Re: Is there evidence for, "Humans are going to create an AI," to be a probable hypothesis?

From: William Pearson (
Date: Tue Oct 23 2007 - 20:41:36 MDT

On 24/10/2007, Eliezer S. Yudkowsky <> wrote:
> William Pearson wrote:
> > I can't currently get around the problem that we haven't had any
> > instances of this happening.
> This is known as the "availability heuristic":


"The availability heuristic is judging the frequency or probability of
an event, by the ease with which examples of the event come to mind."

There are no examples of humans creating AI. That is all I am basing
my problem of finding a statistical argument for humans creating AI
on. I can readily see examples of the event coming to mind, but that
may not have any basis in its actual probability.

> You are trying to apply it in a way I've called the "absurdity heuristic":

Nope. I believe that humans creating AI is possible and probable, I
just want to find statistics that back up my belief. I'm not crying
absurd, just saying I don't see the statistical argument and evidence
for my belief.

> Also humans are a counterexample. If it seems to you that the brain
> is too magical to be duplicated by ordinary science, or that evolution
> is too powerful for human intelligence to match, that's a whole
> separate problem; but see also:

What it seems to me is neither here not there, I want cold hard
evidence for my belief.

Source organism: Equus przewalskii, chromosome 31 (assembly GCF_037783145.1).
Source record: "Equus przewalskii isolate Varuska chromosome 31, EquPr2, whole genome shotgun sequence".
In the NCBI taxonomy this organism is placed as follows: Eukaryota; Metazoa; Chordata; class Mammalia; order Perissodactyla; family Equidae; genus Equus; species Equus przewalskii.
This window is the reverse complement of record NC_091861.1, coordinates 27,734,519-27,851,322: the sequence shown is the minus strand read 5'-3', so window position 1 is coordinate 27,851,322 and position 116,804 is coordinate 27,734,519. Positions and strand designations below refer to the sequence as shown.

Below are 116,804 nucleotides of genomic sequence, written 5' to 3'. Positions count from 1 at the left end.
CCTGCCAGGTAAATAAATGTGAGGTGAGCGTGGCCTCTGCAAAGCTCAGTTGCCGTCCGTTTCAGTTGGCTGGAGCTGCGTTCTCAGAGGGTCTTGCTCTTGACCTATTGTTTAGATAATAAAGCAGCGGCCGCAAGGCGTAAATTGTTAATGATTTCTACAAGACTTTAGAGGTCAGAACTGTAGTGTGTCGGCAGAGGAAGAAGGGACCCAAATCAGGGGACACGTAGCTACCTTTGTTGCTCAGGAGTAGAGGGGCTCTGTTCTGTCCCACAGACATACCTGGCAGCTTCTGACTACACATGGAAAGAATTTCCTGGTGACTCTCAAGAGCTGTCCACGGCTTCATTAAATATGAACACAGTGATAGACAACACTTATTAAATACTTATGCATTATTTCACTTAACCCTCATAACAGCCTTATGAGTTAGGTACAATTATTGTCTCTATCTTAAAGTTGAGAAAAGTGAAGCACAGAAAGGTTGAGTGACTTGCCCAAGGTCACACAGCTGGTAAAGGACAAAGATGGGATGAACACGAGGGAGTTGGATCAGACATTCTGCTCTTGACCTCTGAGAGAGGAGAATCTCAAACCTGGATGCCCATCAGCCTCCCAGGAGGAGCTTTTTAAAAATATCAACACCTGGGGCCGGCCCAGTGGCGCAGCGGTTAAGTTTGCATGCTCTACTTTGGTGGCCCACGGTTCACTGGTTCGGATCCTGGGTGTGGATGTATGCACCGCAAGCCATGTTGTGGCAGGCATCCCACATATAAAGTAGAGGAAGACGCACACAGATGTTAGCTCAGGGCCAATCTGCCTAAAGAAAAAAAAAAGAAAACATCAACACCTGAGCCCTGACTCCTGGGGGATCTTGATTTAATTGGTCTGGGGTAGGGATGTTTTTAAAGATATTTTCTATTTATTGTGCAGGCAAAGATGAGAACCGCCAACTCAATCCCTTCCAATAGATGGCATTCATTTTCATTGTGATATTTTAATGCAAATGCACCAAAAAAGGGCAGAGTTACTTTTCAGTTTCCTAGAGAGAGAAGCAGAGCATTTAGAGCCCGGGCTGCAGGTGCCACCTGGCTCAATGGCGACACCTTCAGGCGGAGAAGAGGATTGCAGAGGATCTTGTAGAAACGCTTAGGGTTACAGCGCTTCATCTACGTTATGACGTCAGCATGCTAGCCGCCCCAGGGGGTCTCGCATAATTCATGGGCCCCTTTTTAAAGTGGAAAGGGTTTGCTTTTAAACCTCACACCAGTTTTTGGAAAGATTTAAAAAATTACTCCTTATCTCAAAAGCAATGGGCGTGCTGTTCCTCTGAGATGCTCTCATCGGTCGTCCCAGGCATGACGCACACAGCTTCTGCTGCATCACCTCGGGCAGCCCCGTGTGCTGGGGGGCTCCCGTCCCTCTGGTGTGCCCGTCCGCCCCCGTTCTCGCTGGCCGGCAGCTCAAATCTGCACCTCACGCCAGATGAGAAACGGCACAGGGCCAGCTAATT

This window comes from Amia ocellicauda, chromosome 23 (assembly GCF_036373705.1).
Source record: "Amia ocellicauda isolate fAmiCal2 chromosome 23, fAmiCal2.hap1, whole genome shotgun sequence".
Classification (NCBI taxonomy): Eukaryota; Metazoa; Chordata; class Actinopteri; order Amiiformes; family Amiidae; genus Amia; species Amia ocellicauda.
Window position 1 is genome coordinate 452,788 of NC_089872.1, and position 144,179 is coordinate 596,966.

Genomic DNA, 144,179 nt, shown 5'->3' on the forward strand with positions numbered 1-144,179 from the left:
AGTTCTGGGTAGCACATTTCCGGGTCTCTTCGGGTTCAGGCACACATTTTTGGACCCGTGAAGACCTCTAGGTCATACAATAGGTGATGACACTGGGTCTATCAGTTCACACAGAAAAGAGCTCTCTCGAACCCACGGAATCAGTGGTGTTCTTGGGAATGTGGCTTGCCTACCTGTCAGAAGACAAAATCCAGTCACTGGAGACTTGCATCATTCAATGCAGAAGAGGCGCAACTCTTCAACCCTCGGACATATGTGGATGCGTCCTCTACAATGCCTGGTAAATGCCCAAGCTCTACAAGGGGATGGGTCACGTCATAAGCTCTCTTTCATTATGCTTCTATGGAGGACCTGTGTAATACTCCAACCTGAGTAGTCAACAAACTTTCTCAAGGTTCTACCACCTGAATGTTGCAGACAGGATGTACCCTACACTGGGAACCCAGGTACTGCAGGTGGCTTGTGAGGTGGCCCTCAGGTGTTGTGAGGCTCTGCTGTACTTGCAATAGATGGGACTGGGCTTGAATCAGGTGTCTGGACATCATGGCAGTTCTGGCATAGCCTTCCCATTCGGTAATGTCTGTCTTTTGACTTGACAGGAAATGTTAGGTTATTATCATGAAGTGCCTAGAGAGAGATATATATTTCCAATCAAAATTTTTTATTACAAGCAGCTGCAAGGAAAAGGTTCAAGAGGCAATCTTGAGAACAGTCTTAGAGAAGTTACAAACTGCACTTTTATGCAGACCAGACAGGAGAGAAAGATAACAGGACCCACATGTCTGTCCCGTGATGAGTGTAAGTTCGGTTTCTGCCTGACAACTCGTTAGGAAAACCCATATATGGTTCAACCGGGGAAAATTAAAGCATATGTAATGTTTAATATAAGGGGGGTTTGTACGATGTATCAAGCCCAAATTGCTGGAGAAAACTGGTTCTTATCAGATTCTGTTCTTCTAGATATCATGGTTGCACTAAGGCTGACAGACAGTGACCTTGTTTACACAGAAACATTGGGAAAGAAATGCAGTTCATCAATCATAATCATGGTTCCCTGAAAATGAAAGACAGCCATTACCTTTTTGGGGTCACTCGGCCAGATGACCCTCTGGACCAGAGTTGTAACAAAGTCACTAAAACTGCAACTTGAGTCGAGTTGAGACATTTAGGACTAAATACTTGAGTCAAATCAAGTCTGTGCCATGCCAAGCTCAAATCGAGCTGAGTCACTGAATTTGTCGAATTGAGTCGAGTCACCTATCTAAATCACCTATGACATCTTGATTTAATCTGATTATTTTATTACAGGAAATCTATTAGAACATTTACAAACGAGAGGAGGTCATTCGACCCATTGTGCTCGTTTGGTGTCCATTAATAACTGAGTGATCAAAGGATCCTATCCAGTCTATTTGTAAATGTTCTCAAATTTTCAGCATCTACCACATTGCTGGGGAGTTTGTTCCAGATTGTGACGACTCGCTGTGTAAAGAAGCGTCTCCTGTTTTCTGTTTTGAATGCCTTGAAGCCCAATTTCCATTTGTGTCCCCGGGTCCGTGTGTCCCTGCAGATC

Hmm, human capability vs evolutionary capability, that might be a
better thing to collect evidence of. The number of things we have
attempted to create that evolution has also created. This should be a
better predictor of what humans will invent, rather than the evidence
of the lack existence of the particular invention, which predicts new
inventions of that type will never be made.

However, it doesn't give evidence for believing humans will invent
things that haven't evolved such as lasers, microwave heating devices,
strong vacuum MNT or intelligences that alter their own code/hardware
and then recursively self-improve. So it is not the full answer to
being able to collect evidence for good hypotheses on what humans can
create or not.

It is really a shame there isn't (too my knowledge) a database of
inventors and their creations and failures, I could run some stats on
and look for common themes and percentage success rate, create
hypotheses and crunch some data.

 Will Pearson

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